Wednesday, September 14, 2011

A Musical (Yet Vaguely Topical) Interlude

Seeing as I haven't completed my rigorous testing protocol on the next victim... er, test subject in my shoe-shootout, I believe I'll wander off on a tangent.

Y'see, as I alluded in a recent post, I used to make vaguely musical noise on a variety of low-frequency, four-string devices. As a tyke, in fact, I was kinda good at it -- until I decided I was too good to practice, got passed by the kids who did practice, got discouraged, and gave it up (my sister, on the other hand, continued to clarinet her lips off, and now has dueling gigs as a real music teacher/working musician to show for it).

But recently, I got the bug to play again, so I popped into the local guitar shops and found some interesting (to me, at least) parallels to another shop world where I've spent way too much time, namely, the bike shop. To whit: 

THEY DON'T MAKE 'EM HERE ANY MORE: Now, that isn't entirely true in either the bike or the guitar shop. You can get a Wisconsin-made Trek in one, and a California-made Fender in the other. But it would seem that the majority of the attainable instruments in either place (read: "the ones with a price tag that a hack like myself can justify") are coming from over the pond. So I pulled down a $350 made-in-China Squier P-bass (which at least wears its made-in-China-ness proudly, under the lacquer rather than on a cheesy and easily removed sticker), started plonking, and discovered... 

THE CHEAP (or at least midrange) ONES ARE GETTING BETTER: Don't get me wrong... you'll find some really low-end stuff in both places that barely passes for a toy. But take the escalator up just one floor from the bargain basement and you'll get something pretty rideable/playable. The snobs will snub your Deore drivetrain, but it won't slow you down. Same with that Squier... there was a time I would have snorted at it as a kid's bass, but when I made horrible sounds with it (and believe me, I did), I couldn't blame the bass. 

A GOOD SHOP MAKES ALL THE DIFFERENCE: Being a vaguely savvy shopper, I played the same bass at two different shops (one local/independent, one national chain, though I'd hesitate to make a generalization based on that). The big-box-bass felt like they'd just pulled the thing off the truck and hung it on the wall. At the local joint, even my ham-fists could tell that someone had taken the time to set the instrument up. It felt better in my hands and sounded better even before I plugged it in. Same thing happens at the bike shop... even a top-of-the-line bike will feel like a dog if it hasn't been set up by someone who knows what they're doing, and even a humble midrange ride can fly when it's properly prepped.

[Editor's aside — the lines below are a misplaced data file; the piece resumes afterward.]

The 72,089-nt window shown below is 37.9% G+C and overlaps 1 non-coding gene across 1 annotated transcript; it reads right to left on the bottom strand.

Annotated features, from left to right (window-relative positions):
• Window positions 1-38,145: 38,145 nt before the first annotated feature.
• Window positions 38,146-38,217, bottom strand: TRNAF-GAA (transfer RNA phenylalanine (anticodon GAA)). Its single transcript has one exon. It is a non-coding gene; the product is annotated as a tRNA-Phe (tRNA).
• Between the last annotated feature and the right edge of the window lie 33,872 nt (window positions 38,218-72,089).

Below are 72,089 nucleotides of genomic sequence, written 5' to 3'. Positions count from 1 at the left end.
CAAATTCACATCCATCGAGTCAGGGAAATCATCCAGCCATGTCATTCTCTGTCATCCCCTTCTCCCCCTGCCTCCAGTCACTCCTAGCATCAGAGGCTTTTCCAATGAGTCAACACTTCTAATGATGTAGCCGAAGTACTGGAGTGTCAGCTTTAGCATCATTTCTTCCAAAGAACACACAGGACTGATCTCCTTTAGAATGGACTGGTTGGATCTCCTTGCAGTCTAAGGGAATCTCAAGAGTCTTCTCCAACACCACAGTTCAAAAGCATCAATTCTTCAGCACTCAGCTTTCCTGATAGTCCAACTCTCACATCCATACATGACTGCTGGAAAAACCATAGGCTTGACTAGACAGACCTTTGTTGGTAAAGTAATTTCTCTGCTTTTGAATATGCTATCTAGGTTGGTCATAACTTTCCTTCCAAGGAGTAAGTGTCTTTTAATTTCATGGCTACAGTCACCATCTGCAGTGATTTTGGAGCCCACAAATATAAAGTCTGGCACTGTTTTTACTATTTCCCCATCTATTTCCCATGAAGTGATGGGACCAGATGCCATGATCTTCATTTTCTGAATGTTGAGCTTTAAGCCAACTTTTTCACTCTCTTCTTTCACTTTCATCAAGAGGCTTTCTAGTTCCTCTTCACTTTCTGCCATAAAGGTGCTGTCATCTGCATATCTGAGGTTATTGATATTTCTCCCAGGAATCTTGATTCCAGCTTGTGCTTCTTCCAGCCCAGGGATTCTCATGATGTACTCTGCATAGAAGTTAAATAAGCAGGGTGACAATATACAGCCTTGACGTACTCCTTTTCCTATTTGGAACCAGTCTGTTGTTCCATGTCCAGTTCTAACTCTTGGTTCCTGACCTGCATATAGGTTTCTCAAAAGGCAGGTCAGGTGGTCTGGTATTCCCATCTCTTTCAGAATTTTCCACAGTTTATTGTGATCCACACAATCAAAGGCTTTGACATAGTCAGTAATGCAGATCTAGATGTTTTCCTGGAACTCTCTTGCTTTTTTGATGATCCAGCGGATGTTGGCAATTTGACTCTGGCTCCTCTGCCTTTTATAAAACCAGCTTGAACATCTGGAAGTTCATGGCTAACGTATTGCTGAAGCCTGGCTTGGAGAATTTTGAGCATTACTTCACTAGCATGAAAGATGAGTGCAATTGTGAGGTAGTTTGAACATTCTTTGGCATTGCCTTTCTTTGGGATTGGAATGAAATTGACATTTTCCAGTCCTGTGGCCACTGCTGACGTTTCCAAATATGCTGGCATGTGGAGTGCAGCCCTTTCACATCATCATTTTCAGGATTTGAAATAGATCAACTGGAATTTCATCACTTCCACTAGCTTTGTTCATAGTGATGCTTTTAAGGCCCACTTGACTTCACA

Okay, enough with the almost-serious parallels. How about some weird ones? 

THE RETRO MARKETING GIMMICK RULES: Did I mention that the Squier I was so enamoured with happened to be a knockoff of a '50s Fender "tele-bass" Precision? A cheap copy, sure, nothing like the original, sure, but dang, the look had me reaching for my wallet before my brain could register what was happening. In the bike shop, see "every stinkin' Raleigh model designed to ape the vintage Frenchy stuff that's all the rage at the handbuilt bike shows these days." 

BEWARE THE CTM: That's "Crap-Talking Male". You know the guy. Looks like he's never even SEEN a bike, much less pedaled one, but wants to tell you all about how back-in-the-day he had this all-Campy Colnago, used to race it, ya know, boy, those were the days... (cut to time-lapse of clock hands spinning) ... of course, we rode tubulars then, these kids now wouldn't know how to mount a tubular to save their lives, but what a sweet ride... (more clock hands spinning). Every bike shop's got one, and every bike shop employee learns to run at the sight of his car. And guess what? The guitar shop has 'em too... except (gasp, shudder) in the guitar shop, I'm the CTM. Yeah, started on upright, man, that's how you build hand strength, high action and a neck like a baseball bat (clock spinning) then had this gorgeous sunburst '62 Jazz reissue, tone that wouldn't quit, super-fast (clock spinning) but tough times, had to pawn the Jazz, yeah, sucks (clock spinning) so starting to play again, thinking maybe I like the nut width and fingerboard radius on that Precision...

It's funny, whenever I go back to that shop, the whole staff is busy doing inventory in the back room. Go figure.

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